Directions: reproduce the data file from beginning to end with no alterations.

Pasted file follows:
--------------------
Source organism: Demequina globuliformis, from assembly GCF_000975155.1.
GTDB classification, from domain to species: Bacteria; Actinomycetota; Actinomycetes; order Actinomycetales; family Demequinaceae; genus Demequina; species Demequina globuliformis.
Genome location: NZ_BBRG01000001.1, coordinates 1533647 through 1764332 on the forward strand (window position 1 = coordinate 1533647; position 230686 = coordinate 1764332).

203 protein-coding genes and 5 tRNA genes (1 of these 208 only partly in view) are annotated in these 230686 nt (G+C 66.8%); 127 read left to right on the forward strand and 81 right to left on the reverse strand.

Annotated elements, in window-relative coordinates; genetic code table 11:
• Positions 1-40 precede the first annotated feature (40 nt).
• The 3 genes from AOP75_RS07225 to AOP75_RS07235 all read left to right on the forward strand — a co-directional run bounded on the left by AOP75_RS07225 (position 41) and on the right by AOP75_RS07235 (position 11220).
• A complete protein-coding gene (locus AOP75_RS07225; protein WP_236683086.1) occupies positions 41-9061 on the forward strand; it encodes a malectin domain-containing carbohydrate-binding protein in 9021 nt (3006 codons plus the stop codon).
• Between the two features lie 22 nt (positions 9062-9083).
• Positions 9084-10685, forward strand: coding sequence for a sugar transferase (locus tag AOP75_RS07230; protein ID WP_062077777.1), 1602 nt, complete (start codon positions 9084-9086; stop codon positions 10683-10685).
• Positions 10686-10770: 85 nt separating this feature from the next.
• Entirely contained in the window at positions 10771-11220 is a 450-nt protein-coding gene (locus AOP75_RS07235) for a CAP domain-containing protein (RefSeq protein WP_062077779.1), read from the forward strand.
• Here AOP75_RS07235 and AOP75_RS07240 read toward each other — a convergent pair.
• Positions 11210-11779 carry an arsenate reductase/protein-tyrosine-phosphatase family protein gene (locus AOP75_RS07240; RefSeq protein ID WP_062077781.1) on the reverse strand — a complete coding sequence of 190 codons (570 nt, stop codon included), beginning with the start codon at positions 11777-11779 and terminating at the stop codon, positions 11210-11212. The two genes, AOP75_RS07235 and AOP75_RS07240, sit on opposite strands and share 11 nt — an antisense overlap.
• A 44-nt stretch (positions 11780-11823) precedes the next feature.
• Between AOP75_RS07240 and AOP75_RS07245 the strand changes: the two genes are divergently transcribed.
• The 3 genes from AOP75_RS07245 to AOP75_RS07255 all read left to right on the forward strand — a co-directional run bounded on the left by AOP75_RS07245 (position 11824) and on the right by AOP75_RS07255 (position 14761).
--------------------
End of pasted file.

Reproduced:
Source organism: Demequina globuliformis, from assembly GCF_000975155.1.
GTDB classification, from domain to species: Bacteria; Actinomycetota; Actinomycetes; order Actinomycetales; family Demequinaceae; genus Demequina; species Demequina globuliformis.
Genome location: NZ_BBRG01000001.1, coordinates 1533647 through 1764332 on the forward strand (window position 1 = coordinate 1533647; position 230686 = coordinate 1764332).

203 protein-coding genes and 5 tRNA genes (1 of these 208 only partly in view) are annotated in these 230686 nt (G+C 66.8%); 127 read left to right on the forward strand and 81 right to left on the reverse strand.

Annotated elements, in window-relative coordinates; genetic code table 11:
• Positions 1-40 precede the first annotated feature (40 nt).
• The 3 genes from AOP75_RS07225 to AOP75_RS07235 all read left to right on the forward strand — a co-directional run bounded on the left by AOP75_RS07225 (position 41) and on the right by AOP75_RS07235 (position 11220).
• A complete protein-coding gene (locus AOP75_RS07225; protein WP_236683086.1) occupies positions 41-9061 on the forward strand; it encodes a malectin domain-containing carbohydrate-binding protein in 9021 nt (3006 codons plus the stop codon).
• Between the two features lie 22 nt (positions 9062-9083).
• Positions 9084-10685, forward strand: coding sequence for a sugar transferase (locus tag AOP75_RS07230; protein ID WP_062077777.1), 1602 nt, complete (start codon positions 9084-9086; stop codon positions 10683-10685).
• Positions 10686-10770: 85 nt separating this feature from the next.
• Entirely contained in the window at positions 10771-11220 is a 450-nt protein-coding gene (locus AOP75_RS07235) for a CAP domain-containing protein (RefSeq protein WP_062077779.1), read from the forward strand.
• Here AOP75_RS07235 and AOP75_RS07240 read toward each other — a convergent pair.
• Positions 11210-11779 carry an arsenate reductase/protein-tyrosine-phosphatase family protein gene (locus AOP75_RS07240; RefSeq protein ID WP_062077781.1) on the reverse strand — a complete coding sequence of 190 codons (570 nt, stop codon included), beginning with the start codon at positions 11777-11779 and terminating at the stop codon, positions 11210-11212. The two genes, AOP75_RS07235 and AOP75_RS07240, sit on opposite strands and share 11 nt — an antisense overlap.
• A 44-nt stretch (positions 11780-11823) precedes the next feature.
• Between AOP75_RS07240 and AOP75_RS07245 the strand changes: the two genes are divergently transcribed.
• The 3 genes from AOP75_RS07245 to AOP75_RS07255 all read left to right on the forward strand — a co-directional run bounded on the left by AOP75_RS07245 (position 11824) and on the right by AOP75_RS07255 (position 14761).